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Spatial Variation in Search Engine Queries. Lars Backstrom, Jon Kleinberg, Ravi Kumar and Jasmine Novak. Introduction. Information is becoming increasingly geographic as it becomes easier to geotag all forms of data. What sorts of questions can we answer with this geographic data?

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spatial variation in search engine queries

Spatial Variation in Search Engine Queries

Lars Backstrom, Jon Kleinberg, Ravi Kumar and Jasmine Novak

  • Information is becoming increasingly geographic as it becomes easier to geotag all forms of data.
  • What sorts of questions can we answer with this geographic data?
    • Query logs as case study here
  • Data is noisy. Is there enough signal? How can we extract it.
  • Simple methods aren’t quite good enough, we need a model of the data.
  • Many topics have geographic focus
    • Sports, airlines, utility companies, attractions
  • Our goal is to identify and characterize these topics
    • Find the center of geographic focus for a topic
    • Determine if a topic is tightly concentrated or spread diffusely geographically
  • Use Yahoo! query logs to do this
    • Geolocation of queries based on IP address
  • Probabilistic, generative model of queries
  • Results and evaluation
  • Adding temporal information to the model
  • Modeling more complex geographic query patterns
  • Extracting the most distinctive queries from a location
probabilistic model
Probabilistic Model
  • Consider some query term t
    • e.g. ‘red sox’
  • For each location x, a query coming from x has probability pxof containing t
  • Our basic model focuses on term with a center “hot-spot” cell z.
    • Probability highest at z
    • px is a decreasing function of ||x-z||
  • We pick a simple family of functions:
    • A query coming from x at a distance d from the term’s center has probability px = C d-α
    • Ranges from non-local (α = 0) to extremely local (large α)
  • Maximum likelihood approach allows us to evaluate a choice of center, C and α
  • Simple algorithm finds parameters which maximize likelihood
    • For a given center, likelihood is unimodal and simple search algorithms find optimal C and α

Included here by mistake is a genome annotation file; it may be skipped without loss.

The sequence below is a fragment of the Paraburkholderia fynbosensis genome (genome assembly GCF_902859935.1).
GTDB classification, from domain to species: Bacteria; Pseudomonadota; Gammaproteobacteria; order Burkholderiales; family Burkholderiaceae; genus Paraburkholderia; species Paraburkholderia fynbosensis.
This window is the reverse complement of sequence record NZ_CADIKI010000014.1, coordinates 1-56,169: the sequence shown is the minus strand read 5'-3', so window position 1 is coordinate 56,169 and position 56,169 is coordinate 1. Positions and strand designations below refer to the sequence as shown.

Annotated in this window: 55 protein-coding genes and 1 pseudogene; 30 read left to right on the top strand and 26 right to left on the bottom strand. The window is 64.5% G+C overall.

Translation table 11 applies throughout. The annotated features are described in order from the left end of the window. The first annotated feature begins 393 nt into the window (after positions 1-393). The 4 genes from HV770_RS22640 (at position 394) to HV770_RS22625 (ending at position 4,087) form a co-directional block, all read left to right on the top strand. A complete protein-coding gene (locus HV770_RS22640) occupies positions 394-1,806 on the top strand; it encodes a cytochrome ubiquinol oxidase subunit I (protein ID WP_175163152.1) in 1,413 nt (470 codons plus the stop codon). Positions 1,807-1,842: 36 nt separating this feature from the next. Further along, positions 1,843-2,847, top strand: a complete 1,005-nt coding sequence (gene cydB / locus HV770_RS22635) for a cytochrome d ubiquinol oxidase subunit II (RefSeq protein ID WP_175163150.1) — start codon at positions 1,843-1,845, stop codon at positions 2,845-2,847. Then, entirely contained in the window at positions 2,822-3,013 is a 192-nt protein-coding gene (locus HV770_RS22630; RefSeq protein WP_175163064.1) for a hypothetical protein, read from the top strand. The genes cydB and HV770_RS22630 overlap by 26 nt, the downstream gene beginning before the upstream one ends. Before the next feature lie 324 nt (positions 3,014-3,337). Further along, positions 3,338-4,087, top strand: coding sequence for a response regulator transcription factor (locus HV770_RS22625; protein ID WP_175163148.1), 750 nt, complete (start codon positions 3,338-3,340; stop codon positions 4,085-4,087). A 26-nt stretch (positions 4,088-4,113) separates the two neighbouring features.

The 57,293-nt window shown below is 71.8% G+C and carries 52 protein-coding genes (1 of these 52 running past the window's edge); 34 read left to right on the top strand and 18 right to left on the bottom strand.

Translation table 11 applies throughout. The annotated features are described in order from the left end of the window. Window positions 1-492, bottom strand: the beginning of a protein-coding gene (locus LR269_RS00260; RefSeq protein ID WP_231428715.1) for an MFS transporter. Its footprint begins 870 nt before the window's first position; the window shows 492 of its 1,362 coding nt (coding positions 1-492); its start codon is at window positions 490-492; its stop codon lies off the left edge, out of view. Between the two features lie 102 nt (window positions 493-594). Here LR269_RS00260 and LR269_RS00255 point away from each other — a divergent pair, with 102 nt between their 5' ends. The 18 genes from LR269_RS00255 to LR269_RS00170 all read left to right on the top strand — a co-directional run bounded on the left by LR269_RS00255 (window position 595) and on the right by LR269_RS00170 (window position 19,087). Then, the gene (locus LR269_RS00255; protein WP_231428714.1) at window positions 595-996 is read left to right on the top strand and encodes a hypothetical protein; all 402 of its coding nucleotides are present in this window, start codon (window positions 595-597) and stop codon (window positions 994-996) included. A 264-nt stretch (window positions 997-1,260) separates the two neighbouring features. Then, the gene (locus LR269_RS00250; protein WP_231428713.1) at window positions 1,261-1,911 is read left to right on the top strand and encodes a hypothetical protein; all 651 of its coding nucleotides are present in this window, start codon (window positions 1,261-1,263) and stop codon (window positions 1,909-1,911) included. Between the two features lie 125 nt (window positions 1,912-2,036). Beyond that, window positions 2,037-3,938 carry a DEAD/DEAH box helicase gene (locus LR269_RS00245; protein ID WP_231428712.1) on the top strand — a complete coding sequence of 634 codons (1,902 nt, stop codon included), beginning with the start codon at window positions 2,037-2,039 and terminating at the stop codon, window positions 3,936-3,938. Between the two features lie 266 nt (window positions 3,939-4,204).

• Consider all centers on a course mesh, optimize C and α for each center
    • Find best center, consider finer mesh

α = 0.24

more results newspapers
More Results (newspapers)
  • Term centers land correctly
  • Small α indicates nationwide appeal
  • Large α indicates local paper
  • Consider terms with natural ‘correct’ centers
    • Baseball teams
    • Large US Cities
  • We compare with three other ways to find center
    • Center of gravity
    • Median
    • Most likely grid cell
      • Compute baseline rate for all queries
      • Compute likelihood of observations at each0.1x0.1 grid cell
      • Pick cell with lowest likelihood of being from baseline model
baseball teams and cities
Baseball Teams and Cities
  • Our algorithm outperforms mean and median
  • Simpler likelihood method does better on baseball teams
    • Our model must fit all nationwide data
    • Makes it less exact for short distances
temporal extension
Temporal Extension
  • We observe that the locality of some queries changes over time
    • Query centers may move
    • Query dispersion may change (usually becoming less local)
  • We examine a sequence of 24 hour time slices, offset at one hour from each other
    • 24 hours gives us enough data
    • Mitigates diurnal variation, as each slice contains all 24 hours
hurricane dean
Hurricane Dean
  • Biggest hurricaneof 2007
  • Computed optimalparameters for each time slice
  • Added smoothing term
    • Cost of moving from A to B in consecutive time slicesγ|A-B|2
  • Center tracks hurricane, alpha decreases as storm hits nationwide news
multiple centers
Multiple Centers
  • Not all queries fit the one-center model
    • ‘Washington’ may mean the city of the state
    • ‘Cardinals’ might mean the football team, the baseball team, or the bird
    • Airlines have multiple hubs
  • We extend our algorithm to locate multiple centers, each with its own C and α
    • Locations use the highest probability from any center
    • To optimize:
      • Start with K random centers, optimize with 1-center algorithm
      • Assign each point to the center giving it highest probability
      • Re-optimize each center for only the points assigned to it
spheres of influence1
Spheres of Influence
  • Each baseballteam assigneda color
  • A team with Nqueries in a cellgets NC votes for its color
  • Map generated be taking weighted average of colors
distinctive queries
Distinctive Queries
  • For each term and location
    • Find baseline rate p ofterm over entire map
    • Location has t totalqueries, s of them withterm
    • Probability given baseline rate is:ps(1-p)t-s
  • For each location, we find the highest deviation from the baseline rate, as measured by the baseline probability
conclusions and future work
Conclusions and Future Work
  • Large-scale query log data, combined with IP location contains a wealth of geo-information
  • Combining geographic with temporal
    • Spread of ideas
    • Long-term trends
  • Using spatial data to learn more about regions
    • i.e. urban vs. rural